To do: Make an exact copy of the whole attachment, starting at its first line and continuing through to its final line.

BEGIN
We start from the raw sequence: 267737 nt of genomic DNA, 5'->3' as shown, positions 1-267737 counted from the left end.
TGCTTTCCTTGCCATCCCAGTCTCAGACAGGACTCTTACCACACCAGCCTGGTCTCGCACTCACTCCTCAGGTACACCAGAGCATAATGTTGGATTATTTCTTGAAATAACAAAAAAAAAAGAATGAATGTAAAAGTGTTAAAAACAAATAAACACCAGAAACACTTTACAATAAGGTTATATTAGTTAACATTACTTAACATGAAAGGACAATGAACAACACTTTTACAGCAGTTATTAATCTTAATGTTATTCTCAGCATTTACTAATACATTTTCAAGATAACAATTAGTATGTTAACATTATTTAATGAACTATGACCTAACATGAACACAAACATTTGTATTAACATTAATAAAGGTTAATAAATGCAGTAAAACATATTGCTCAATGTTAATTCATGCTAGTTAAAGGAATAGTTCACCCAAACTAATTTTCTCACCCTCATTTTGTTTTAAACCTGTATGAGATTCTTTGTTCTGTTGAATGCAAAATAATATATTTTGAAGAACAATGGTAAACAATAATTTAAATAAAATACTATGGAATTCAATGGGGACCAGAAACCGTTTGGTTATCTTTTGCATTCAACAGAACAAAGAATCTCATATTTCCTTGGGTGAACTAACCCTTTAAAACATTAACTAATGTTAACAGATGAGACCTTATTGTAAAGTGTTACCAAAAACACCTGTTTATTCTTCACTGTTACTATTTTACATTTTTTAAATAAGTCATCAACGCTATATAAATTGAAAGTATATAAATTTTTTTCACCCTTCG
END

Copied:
We start from the raw sequence: 267737 nt of genomic DNA, 5'->3' as shown, positions 1-267737 counted from the left end.
TGCTTTCCTTGCCATCCCAGTCTCAGACAGGACTCTTACCACACCAGCCTGGTCTCGCACTCACTCCTCAGGTACACCAGAGCATAATGTTGGATTATTTCTTGAAATAACAAAAAAAAAAGAATGAATGTAAAAGTGTTAAAAACAAATAAACACCAGAAACACTTTACAATAAGGTTATATTAGTTAACATTACTTAACATGAAAGGACAATGAACAACACTTTTACAGCAGTTATTAATCTTAATGTTATTCTCAGCATTTACTAATACATTTTCAAGATAACAATTAGTATGTTAACATTATTTAATGAACTATGACCTAACATGAACACAAACATTTGTATTAACATTAATAAAGGTTAATAAATGCAGTAAAACATATTGCTCAATGTTAATTCATGCTAGTTAAAGGAATAGTTCACCCAAACTAATTTTCTCACCCTCATTTTGTTTTAAACCTGTATGAGATTCTTTGTTCTGTTGAATGCAAAATAATATATTTTGAAGAACAATGGTAAACAATAATTTAAATAAAATACTATGGAATTCAATGGGGACCAGAAACCGTTTGGTTATCTTTTGCATTCAACAGAACAAAGAATCTCATATTTCCTTGGGTGAACTAACCCTTTAAAACATTAACTAATGTTAACAGATGAGACCTTATTGTAAAGTGTTACCAAAAACACCTGTTTATTCTTCACTGTTACTATTTTACATTTTTTAAATAAGTCATCAACGCTATATAAATTGAAAGTATATAAATTTTTTTCACCCTTCG